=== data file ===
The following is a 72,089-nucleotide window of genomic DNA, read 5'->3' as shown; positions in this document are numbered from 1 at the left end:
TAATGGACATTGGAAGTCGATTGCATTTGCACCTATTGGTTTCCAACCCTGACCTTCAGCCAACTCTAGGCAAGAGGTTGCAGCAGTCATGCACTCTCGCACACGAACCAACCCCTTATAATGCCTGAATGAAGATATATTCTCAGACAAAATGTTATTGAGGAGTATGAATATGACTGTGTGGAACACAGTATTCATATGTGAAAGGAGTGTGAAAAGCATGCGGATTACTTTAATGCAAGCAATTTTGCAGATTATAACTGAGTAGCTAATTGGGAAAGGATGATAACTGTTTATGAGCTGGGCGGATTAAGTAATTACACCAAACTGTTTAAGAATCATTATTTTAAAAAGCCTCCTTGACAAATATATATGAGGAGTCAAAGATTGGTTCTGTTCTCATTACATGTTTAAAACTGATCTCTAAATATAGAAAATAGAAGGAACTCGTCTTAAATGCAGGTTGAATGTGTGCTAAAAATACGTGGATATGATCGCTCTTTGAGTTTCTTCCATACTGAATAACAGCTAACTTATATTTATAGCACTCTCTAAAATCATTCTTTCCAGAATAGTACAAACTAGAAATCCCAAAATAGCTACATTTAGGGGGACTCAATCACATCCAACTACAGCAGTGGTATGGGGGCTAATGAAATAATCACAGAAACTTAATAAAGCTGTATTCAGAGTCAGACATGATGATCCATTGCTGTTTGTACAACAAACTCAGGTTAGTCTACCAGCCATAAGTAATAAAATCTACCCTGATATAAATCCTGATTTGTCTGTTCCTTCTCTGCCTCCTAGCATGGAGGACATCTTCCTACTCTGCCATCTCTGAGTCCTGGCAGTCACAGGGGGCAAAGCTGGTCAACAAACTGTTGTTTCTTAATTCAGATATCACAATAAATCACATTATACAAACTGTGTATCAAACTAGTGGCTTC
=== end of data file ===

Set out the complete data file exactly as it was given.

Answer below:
The following is a 72,089-nucleotide window of genomic DNA, read 5'->3' as shown; positions in this document are numbered from 1 at the left end:
TAATGGACATTGGAAGTCGATTGCATTTGCACCTATTGGTTTCCAACCCTGACCTTCAGCCAACTCTAGGCAAGAGGTTGCAGCAGTCATGCACTCTCGCACACGAACCAACCCCTTATAATGCCTGAATGAAGATATATTCTCAGACAAAATGTTATTGAGGAGTATGAATATGACTGTGTGGAACACAGTATTCATATGTGAAAGGAGTGTGAAAAGCATGCGGATTACTTTAATGCAAGCAATTTTGCAGATTATAACTGAGTAGCTAATTGGGAAAGGATGATAACTGTTTATGAGCTGGGCGGATTAAGTAATTACACCAAACTGTTTAAGAATCATTATTTTAAAAAGCCTCCTTGACAAATATATATGAGGAGTCAAAGATTGGTTCTGTTCTCATTACATGTTTAAAACTGATCTCTAAATATAGAAAATAGAAGGAACTCGTCTTAAATGCAGGTTGAATGTGTGCTAAAAATACGTGGATATGATCGCTCTTTGAGTTTCTTCCATACTGAATAACAGCTAACTTATATTTATAGCACTCTCTAAAATCATTCTTTCCAGAATAGTACAAACTAGAAATCCCAAAATAGCTACATTTAGGGGGACTCAATCACATCCAACTACAGCAGTGGTATGGGGGCTAATGAAATAATCACAGAAACTTAATAAAGCTGTATTCAGAGTCAGACATGATGATCCATTGCTGTTTGTACAACAAACTCAGGTTAGTCTACCAGCCATAAGTAATAAAATCTACCCTGATATAAATCCTGATTTGTCTGTTCCTTCTCTGCCTCCTAGCATGGAGGACATCTTCCTACTCTGCCATCTCTGAGTCCTGGCAGTCACAGGGGGCAAAGCTGGTCAACAAACTGTTGTTTCTTAATTCAGATATCACAATAAATCACATTATACAAACTGTGTATCAAACTAGTGGCTTC